Recently, Sumitomo Rubber Industries filed an unusual application seeking to register an olfactory mark as a wordmark! Discussing this anomaly, we are pleased to bring to you a guest post by Akshay Ajayakumar. Akshay is a graduate of National Law University, Jodhpur, and has an LL.M in IP and Competition Law from the Munich Intellectual Property Law Center (MIPLC). He is currently a consultant at Sim and San, Attorneys At Law. His previous posts can be accessed here. Views expressed here are those of the author. He represents/ has represented clients in trademark disputes.
No Bed of Roses: Sumitomo Rubber Industries is Seeking to Register Floral Fragrance Reminiscent of Roses as Applied to Tyres in India
The question of whether floral fragrances can be registered as a mark or not is again coming to the forefront with the recent application by Sumitomo Rubber Industries, Ltd. (‘Sumitomo’) for an olfactory trademark described as “floral fragrance/ smell reminiscent of roses as applied to tyres” under application no. 5860303 in class 12 for “tyres for vehicles” on 23 March 2023 on a “proposed to be used” basis. The article analyses Sumitomo’s application and the requisites for registration of an olfactory mark.
A Brief About Olfactory Marks
Sumitomo’s application is particularly interesting because this was the first olfactory trademark registration in the UK (see here) and has since lapsed. This mark was registered in 1996 before the Court of Justice of the European Union (CJEU) ruled in the case of Sieckmann v Deutsches Patent- und Markenamt in 2002 that graphical representation of trademarks must be “clear, precise, self-contained, easily accessible, intelligible, durable and objective“. Thereafter, no olfactory mark has been registered in the UK or the EU (see here). In Sieckmann it was found that a description (“balsamically fruity with a slight hint of cinnamon’“) did not meet these criteria and therefore, rejected Sieckmann’s application for a trademark (you can read about it more here). Essentially, a worded description would remain subjective, a representation in chemical composition would not identify the exact scent/odour, and a sample deposition may be insufficient as scents are often volatile. Currently, olfactory marks are considered not acceptable by the EUIPO (see here).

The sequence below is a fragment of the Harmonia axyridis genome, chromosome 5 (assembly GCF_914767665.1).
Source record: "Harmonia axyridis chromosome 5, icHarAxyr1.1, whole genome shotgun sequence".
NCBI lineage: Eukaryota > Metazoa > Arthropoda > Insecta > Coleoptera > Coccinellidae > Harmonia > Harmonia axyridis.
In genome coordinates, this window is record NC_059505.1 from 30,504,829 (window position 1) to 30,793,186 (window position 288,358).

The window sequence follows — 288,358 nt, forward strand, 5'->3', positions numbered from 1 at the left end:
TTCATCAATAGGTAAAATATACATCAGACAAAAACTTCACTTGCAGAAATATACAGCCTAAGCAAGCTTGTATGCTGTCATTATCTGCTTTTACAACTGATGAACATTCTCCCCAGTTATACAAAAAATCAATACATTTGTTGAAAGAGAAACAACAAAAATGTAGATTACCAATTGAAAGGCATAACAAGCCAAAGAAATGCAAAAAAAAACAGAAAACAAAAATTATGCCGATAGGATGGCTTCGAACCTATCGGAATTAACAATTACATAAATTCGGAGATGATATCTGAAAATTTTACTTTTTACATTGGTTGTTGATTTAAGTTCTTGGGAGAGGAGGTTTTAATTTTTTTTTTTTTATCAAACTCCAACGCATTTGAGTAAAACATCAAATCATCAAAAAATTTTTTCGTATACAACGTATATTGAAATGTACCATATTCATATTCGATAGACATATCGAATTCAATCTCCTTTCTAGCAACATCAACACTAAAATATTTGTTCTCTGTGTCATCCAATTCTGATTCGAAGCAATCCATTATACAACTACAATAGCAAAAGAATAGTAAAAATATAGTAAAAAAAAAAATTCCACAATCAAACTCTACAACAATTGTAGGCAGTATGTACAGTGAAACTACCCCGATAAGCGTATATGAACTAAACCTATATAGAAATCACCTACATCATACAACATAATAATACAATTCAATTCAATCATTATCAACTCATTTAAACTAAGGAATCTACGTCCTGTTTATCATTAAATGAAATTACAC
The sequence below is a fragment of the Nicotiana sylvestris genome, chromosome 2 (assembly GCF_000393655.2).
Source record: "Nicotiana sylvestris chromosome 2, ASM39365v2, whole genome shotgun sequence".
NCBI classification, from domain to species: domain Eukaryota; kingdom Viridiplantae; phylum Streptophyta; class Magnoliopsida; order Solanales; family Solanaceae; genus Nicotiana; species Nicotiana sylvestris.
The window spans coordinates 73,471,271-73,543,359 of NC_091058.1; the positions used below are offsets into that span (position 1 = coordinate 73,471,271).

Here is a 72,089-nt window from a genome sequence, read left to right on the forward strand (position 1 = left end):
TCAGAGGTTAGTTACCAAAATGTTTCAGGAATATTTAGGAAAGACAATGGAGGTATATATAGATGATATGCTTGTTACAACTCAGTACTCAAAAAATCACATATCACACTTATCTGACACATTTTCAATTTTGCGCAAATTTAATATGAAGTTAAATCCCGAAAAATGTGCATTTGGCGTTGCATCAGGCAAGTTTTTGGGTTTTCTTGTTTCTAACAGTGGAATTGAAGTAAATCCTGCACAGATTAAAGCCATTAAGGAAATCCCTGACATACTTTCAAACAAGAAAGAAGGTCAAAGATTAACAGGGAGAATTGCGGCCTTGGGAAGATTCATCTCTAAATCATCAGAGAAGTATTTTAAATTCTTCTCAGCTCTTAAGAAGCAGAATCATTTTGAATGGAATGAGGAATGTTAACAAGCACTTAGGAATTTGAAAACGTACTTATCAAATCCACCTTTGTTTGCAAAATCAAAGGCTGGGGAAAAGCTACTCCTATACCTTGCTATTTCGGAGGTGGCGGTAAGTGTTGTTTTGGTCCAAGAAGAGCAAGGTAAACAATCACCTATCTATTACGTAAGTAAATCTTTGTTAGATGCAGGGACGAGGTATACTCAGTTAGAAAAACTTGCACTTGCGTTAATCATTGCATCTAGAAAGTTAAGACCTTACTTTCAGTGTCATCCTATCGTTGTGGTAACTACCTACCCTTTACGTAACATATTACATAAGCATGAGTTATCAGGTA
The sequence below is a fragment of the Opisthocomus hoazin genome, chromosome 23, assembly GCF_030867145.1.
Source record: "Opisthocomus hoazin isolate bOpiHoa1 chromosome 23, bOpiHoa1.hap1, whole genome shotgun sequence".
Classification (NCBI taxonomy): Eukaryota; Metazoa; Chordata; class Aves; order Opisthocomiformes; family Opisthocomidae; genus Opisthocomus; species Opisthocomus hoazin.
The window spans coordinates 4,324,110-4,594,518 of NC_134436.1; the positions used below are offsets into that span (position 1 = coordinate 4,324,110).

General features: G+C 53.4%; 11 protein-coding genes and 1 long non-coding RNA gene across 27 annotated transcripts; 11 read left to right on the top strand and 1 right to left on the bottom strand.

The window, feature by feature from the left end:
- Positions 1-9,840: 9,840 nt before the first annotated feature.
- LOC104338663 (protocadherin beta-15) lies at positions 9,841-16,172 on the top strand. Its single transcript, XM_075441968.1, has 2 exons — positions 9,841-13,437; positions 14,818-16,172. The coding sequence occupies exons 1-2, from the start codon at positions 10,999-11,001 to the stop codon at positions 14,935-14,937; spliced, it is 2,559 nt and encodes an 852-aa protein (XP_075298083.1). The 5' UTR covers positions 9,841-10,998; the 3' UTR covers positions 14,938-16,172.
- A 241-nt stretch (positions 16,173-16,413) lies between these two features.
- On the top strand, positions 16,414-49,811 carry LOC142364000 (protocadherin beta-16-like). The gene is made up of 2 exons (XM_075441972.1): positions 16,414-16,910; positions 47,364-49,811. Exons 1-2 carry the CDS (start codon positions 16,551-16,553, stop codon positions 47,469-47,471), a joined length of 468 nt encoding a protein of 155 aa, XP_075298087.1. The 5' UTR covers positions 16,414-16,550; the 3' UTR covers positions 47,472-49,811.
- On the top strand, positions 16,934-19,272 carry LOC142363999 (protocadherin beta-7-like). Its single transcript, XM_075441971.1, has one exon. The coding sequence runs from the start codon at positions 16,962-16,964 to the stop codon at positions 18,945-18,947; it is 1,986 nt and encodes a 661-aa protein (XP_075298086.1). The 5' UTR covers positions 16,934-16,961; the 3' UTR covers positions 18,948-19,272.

In India, the primary barrier to the registrability of a smell mark (considered here) is the need for a “graphical representation” and it is termed as the “representation of a trademark for goods or services represented or capable of being represented in paper form and includes representation in digitised form;” (definition under Rule 2(k) of the Trade Marks Rules, 2017(‘Rules’)) as mandated under Section 2(1)(zb) of the Trade Marks, Act 1999 (‘the Act’). Also, Rule 23(2) of the Rules mandates an application for the registration of a trademark shall explain with sufficient precision, a description by words, of the trademark to determine the right of the applicant and be able to depict the graphical representation of the trademark. The draft trade mark manual goes to the extent of stating that smell marks do not meet the requirement for graphical representation and hence, it is not registrable.
Sumitomo’s Floral Fragrance